Increased ROS production and lipid peroxidation create an oxidative environment requiring NADPH-dependent counter-measures for cell survival. In cancer cells, NADPH demands are satisfied by the PPP with smaller contributions from NADP + -dependent malic enzyme ( Me1 ) and NADP + -dependent isocitrate dehydrogenase ( Idh ) ( Jiang et al. , 2014 ). With increased PKM2 expression, accumulating G6P levels are redirected to the PPP ( Figure 6 A) consistent with decreases in hepatic G6P (1.9-fold), F6P (1.9-fold), 6-phospho-D-gluconate (6PG; 4.5-fold), erythrose-4-phosphate (E4P; 2.1-fold), and 5-phosphoribose 1-diphosphate (1.6-fold). Increases in hepatic ribulose 5-phosphate (Ru5P; 1.5-fold), and ribose 5-phosphate (R5P; 2-fold) are consistent with increased PPP flux. In mammalian cells, oxidative stress is reported to induce glucose-6-phosphate dehydrogenase ( G6pdh ) activity so that this enzyme is not rate limiting ( Cosentino et al. , 2011 ; Wang et al. , 2014 ). Phosphoglucomutase ( Pgm1 ), involved in the catalysis of R5P to ribose 1-phosphate (R1P) was also induced 1.6-fold further supported suggestions of increased flux through the PPP that would produce NADPH.
Recently, folate-dependent reactions have been estimated to account for 10–40% of NADPH production, compared with approximately 30% from the PPP ( Fan et al. , 2014 ). PKM2 reduced glycolytic flux is consistent with the shunting of 3-phosphoglycerate (3PG) towards Ser biosynthesis and folate-dependent NADPH production ( Figure 6 B). 3PG is transformed to 3-phosphohydroxypyruvate by phosphoglycerate dehydrogenase ( Phgdh , 5.8-fold) and subsequently to Ser by phosphoserine aminotransferase ( Psat1 , 3-fold), which simultaneously converts Glu to αKG, another potential source of OAA accumulation ( Figure 3 C). Ser and tetrahydrofolate (THF) can then be converted to Gly and 5,10-methylene-tetrahydrofolate (5,10-CH 2 -THF) by cytosolic and mitochondrial serine hydroxymethyl transferase 1 and 2 ( Shmt1 / 2 ). TCDD did not affect Shmt2 expression but repressed Shmt1 2.3-fold. 5,10-CH 2 -THF is then used by methylenetetrahydrofolate dehydrogenase ( Mthfd1/2 ) to produce NADPH. Mitochondrial Mthfd2 was induced 2.4-fold while cytosolic Mthfd1 was modestly repressed suggesting greater NADPH production to support mitochondrial oxidative defenses. Besides de novo synthesis, Ser is available from protein and Ser-containing phospholipid catabolism, as well as transporter-mediated uptake. The 4.2-fold increase in serum Ser levels may be made available via the 3.4 - and 5.1-fold induction of Slc1a4 and 1a5 , respectively, 2 high affinity transporters. In addition to producing NADPH, this pathway also provides Gly, another precursor required for GSH biosynthesis, thus serving dual antioxidant roles.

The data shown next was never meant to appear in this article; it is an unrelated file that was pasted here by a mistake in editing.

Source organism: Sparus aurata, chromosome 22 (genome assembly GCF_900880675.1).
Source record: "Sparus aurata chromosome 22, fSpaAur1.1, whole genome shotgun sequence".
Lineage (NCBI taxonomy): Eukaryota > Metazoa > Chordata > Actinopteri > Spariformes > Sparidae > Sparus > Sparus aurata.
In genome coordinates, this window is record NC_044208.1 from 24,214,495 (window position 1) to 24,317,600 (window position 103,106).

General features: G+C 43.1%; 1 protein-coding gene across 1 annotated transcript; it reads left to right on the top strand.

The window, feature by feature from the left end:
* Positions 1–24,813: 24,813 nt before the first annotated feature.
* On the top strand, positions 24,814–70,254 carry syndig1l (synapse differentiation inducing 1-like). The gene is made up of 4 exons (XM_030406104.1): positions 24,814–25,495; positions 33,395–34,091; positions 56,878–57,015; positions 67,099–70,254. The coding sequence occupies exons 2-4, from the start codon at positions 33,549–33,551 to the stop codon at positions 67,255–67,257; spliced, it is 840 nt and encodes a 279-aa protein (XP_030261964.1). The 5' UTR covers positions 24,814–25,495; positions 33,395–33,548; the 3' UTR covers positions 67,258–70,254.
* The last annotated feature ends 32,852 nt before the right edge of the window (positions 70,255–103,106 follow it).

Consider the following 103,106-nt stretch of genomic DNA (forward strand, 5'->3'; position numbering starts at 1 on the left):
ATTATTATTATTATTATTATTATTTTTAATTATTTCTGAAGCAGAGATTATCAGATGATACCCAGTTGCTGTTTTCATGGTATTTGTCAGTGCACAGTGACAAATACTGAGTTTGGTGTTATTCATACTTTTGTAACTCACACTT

Cell Cycle Arrest by TCDD
PKM2 lies at the intersection of cell proliferation and cell survival ( Cairns et al. , 2011 ; Gorrini et al. , 2013 ; Harris et al. , 2012 ). The AhR has also been linked to anti-oxidant defenses and cell cycle regulation ( Jackson et al. , 2014 ; Puga et al. , 2002 ). Jackson et al. (2014) report that p21 gene expression regulation ( Cdkn1a ) is critical to TCDD-induced G 1 cell cycle arrest. Similarly, we confirm Cdkn1a was induced 7.6-fold at 28 d with 3 AhR enriched regions, but was repressed 1.2-fold following treatment with TCDD every 4 days for 92 days ( Figure 7 ), while Pkm2 was induced 13.8-fold. Other cell cycle regulators also demonstrated altered expression by TCDD, although their role in TCDD-induced in cell cycle arrest is not as well understood including the 8.6-fold induction of Fhit , the 1.7-fold repression of Gadd45α and the 3.1-fold induction of Gadd45β .
Results from previous TCDD ‘omic’ studies in various in vivo and in vitro models have used different designs, doses, treatment protocols, and models that limit extrapolations between species, and confound integration and interpretation. Consequently, we examined the metabolomic and transcriptomic effects of TCDD in the same animals, and used KEGG pathways to integrate and manually curate the data while incorporating complementary pDRE and AhR-binding (ChIP-Seq) data to further investigate metabolic reprogramming in the mouse liver. Oral treatment every 4 days for 28 days simulated continuous exposure that increased the severity of the hepatic effects but was well tolerated ( Nault et al. , 2015a ). Our results demonstrate that TCDD elicited a dose-dependent reorganization of hepatic metabolism characterized by the reprogramming of central carbon and amino acid metabolism, reminiscent of the Warburg effect, which supported NADPH demand created by increased anti-oxidant defense activities.
TCDD induced hepatic steatosis by altering gene expression consistent with lipid accumulation. This also included the inhibition of de novo fatty acid synthesis and β-oxidation ( Boverhof et al. , 2005 ; Fernandez-Salguero et al. , 1996 ; Lee et al. , 2010 ; Sato et al. , 2008 ; Tanos et al. , 2012a ). Although other studies have suggested that AhR-mediated inhibition of β-oxidation may involve suppression of PPARα activity ( Shaban et al. , 2004 ; Wang et al. , 2011a ), the presence of AhR enrichment within the loci of several de novo fatty acid synthesis and β-oxidation genes suggest AhR regulation involving tethering mechanism ( Beischlag et al. , 2008 ; Dere et al. , 2011b ). Hepatic fat accumulation and the induction of xenobiotic (eg, cytochrome P450 activity) and purine metabolism (ie, Xdh /XO) would not only increase ROS levels but also lipid peroxidation ( Bansal et al. , 2014 ; Sugihara et al. , 2001 ), creating a sustained oxidative burden requiring counter-measures to minimize cell damage. In response, AhR and Nrf2 cooperate to induce antioxidant counter-measures ( Lu et al. , 2011 ; Wang et al. , 2011b ; Yeager et al. , 2009 ). Furthermore, redirection of glycolytic flux and the inhibition of β-oxidation would also compromise NADH and ATP production further compounding cell damage ( Lu et al. , 2011 ).